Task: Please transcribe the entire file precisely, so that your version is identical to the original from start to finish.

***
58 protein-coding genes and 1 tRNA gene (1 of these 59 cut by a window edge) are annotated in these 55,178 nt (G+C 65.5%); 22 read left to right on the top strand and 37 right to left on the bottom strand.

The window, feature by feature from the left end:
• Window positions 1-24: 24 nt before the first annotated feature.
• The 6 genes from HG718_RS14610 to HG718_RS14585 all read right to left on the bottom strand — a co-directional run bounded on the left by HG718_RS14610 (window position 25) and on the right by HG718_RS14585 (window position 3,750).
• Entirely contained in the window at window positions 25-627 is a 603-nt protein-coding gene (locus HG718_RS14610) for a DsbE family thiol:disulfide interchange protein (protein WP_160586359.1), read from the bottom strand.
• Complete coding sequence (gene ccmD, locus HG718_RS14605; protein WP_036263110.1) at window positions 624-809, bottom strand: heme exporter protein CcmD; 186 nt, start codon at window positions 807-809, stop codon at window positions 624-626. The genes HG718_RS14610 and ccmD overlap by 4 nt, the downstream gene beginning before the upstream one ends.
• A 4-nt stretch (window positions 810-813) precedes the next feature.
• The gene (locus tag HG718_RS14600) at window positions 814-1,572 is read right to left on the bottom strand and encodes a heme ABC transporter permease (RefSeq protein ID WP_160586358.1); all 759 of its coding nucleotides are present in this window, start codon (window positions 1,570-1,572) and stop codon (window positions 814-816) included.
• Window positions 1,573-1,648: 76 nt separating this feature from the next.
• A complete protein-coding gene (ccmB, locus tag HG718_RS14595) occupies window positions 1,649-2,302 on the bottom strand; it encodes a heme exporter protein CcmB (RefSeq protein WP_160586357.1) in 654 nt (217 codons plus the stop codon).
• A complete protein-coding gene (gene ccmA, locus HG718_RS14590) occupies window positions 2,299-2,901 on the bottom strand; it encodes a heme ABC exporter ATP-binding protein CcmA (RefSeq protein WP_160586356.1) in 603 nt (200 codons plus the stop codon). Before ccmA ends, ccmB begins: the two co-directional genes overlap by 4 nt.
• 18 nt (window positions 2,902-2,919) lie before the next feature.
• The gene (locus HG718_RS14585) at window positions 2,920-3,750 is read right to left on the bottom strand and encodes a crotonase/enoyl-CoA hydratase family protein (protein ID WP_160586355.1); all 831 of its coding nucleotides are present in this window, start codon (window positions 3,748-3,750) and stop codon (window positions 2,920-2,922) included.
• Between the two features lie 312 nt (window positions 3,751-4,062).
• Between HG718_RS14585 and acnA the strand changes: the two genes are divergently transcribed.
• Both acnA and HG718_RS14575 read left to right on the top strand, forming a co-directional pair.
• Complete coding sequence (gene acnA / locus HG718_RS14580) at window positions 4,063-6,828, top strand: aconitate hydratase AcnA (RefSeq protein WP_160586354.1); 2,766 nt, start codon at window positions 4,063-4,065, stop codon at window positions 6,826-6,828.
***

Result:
58 protein-coding genes and 1 tRNA gene (1 of these 59 cut by a window edge) are annotated in these 55,178 nt (G+C 65.5%); 22 read left to right on the top strand and 37 right to left on the bottom strand.

The window, feature by feature from the left end:
• Window positions 1-24: 24 nt before the first annotated feature.
• The 6 genes from HG718_RS14610 to HG718_RS14585 all read right to left on the bottom strand — a co-directional run bounded on the left by HG718_RS14610 (window position 25) and on the right by HG718_RS14585 (window position 3,750).
• Entirely contained in the window at window positions 25-627 is a 603-nt protein-coding gene (locus HG718_RS14610) for a DsbE family thiol:disulfide interchange protein (protein WP_160586359.1), read from the bottom strand.
• Complete coding sequence (gene ccmD, locus HG718_RS14605; protein WP_036263110.1) at window positions 624-809, bottom strand: heme exporter protein CcmD; 186 nt, start codon at window positions 807-809, stop codon at window positions 624-626. The genes HG718_RS14610 and ccmD overlap by 4 nt, the downstream gene beginning before the upstream one ends.
• A 4-nt stretch (window positions 810-813) precedes the next feature.
• The gene (locus tag HG718_RS14600) at window positions 814-1,572 is read right to left on the bottom strand and encodes a heme ABC transporter permease (RefSeq protein ID WP_160586358.1); all 759 of its coding nucleotides are present in this window, start codon (window positions 1,570-1,572) and stop codon (window positions 814-816) included.
• Window positions 1,573-1,648: 76 nt separating this feature from the next.
• A complete protein-coding gene (ccmB, locus tag HG718_RS14595) occupies window positions 1,649-2,302 on the bottom strand; it encodes a heme exporter protein CcmB (RefSeq protein WP_160586357.1) in 654 nt (217 codons plus the stop codon).
• A complete protein-coding gene (gene ccmA, locus HG718_RS14590) occupies window positions 2,299-2,901 on the bottom strand; it encodes a heme ABC exporter ATP-binding protein CcmA (RefSeq protein WP_160586356.1) in 603 nt (200 codons plus the stop codon). Before ccmA ends, ccmB begins: the two co-directional genes overlap by 4 nt.
• 18 nt (window positions 2,902-2,919) lie before the next feature.
• The gene (locus HG718_RS14585) at window positions 2,920-3,750 is read right to left on the bottom strand and encodes a crotonase/enoyl-CoA hydratase family protein (protein ID WP_160586355.1); all 831 of its coding nucleotides are present in this window, start codon (window positions 3,748-3,750) and stop codon (window positions 2,920-2,922) included.
• Between the two features lie 312 nt (window positions 3,751-4,062).
• Between HG718_RS14585 and acnA the strand changes: the two genes are divergently transcribed.
• Both acnA and HG718_RS14575 read left to right on the top strand, forming a co-directional pair.
• Complete coding sequence (gene acnA / locus HG718_RS14580) at window positions 4,063-6,828, top strand: aconitate hydratase AcnA (RefSeq protein WP_160586354.1); 2,766 nt, start codon at window positions 4,063-4,065, stop codon at window positions 6,826-6,828.